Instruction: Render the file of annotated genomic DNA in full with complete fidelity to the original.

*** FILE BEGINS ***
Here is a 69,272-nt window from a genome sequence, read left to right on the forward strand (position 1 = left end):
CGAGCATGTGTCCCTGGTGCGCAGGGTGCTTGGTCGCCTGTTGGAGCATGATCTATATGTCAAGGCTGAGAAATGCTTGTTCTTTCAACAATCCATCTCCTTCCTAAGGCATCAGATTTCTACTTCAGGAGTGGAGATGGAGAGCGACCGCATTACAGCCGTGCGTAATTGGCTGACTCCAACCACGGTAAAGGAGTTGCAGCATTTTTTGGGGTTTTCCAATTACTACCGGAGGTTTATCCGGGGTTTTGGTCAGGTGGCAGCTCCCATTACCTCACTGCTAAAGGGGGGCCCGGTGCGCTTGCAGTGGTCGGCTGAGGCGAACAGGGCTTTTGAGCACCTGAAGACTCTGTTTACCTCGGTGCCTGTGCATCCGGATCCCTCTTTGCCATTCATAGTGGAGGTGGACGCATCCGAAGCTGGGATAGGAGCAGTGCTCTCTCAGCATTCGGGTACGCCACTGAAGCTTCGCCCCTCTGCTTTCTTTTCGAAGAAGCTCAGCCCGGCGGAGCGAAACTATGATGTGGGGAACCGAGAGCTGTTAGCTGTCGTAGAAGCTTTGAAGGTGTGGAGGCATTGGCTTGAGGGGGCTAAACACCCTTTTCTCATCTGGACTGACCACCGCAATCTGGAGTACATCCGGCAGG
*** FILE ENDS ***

Here is a 69,272-nt window from a genome sequence, read left to right on the forward strand (position 1 = left end):
CGAGCATGTGTCCCTGGTGCGCAGGGTGCTTGGTCGCCTGTTGGAGCATGATCTATATGTCAAGGCTGAGAAATGCTTGTTCTTTCAACAATCCATCTCCTTCCTAAGGCATCAGATTTCTACTTCAGGAGTGGAGATGGAGAGCGACCGCATTACAGCCGTGCGTAATTGGCTGACTCCAACCACGGTAAAGGAGTTGCAGCATTTTTTGGGGTTTTCCAATTACTACCGGAGGTTTATCCGGGGTTTTGGTCAGGTGGCAGCTCCCATTACCTCACTGCTAAAGGGGGGCCCGGTGCGCTTGCAGTGGTCGGCTGAGGCGAACAGGGCTTTTGAGCACCTGAAGACTCTGTTTACCTCGGTGCCTGTGCATCCGGATCCCTCTTTGCCATTCATAGTGGAGGTGGACGCATCCGAAGCTGGGATAGGAGCAGTGCTCTCTCAGCATTCGGGTACGCCACTGAAGCTTCGCCCCTCTGCTTTCTTTTCGAAGAAGCTCAGCCCGGCGGAGCGAAACTATGATGTGGGGAACCGAGAGCTGTTAGCTGTCGTAGAAGCTTTGAAGGTGTGGAGGCATTGGCTTGAGGGGGCTAAACACCCTTTTCTCATCTGGACTGACCACCGCAATCTGGAGTACATCCGGCAGG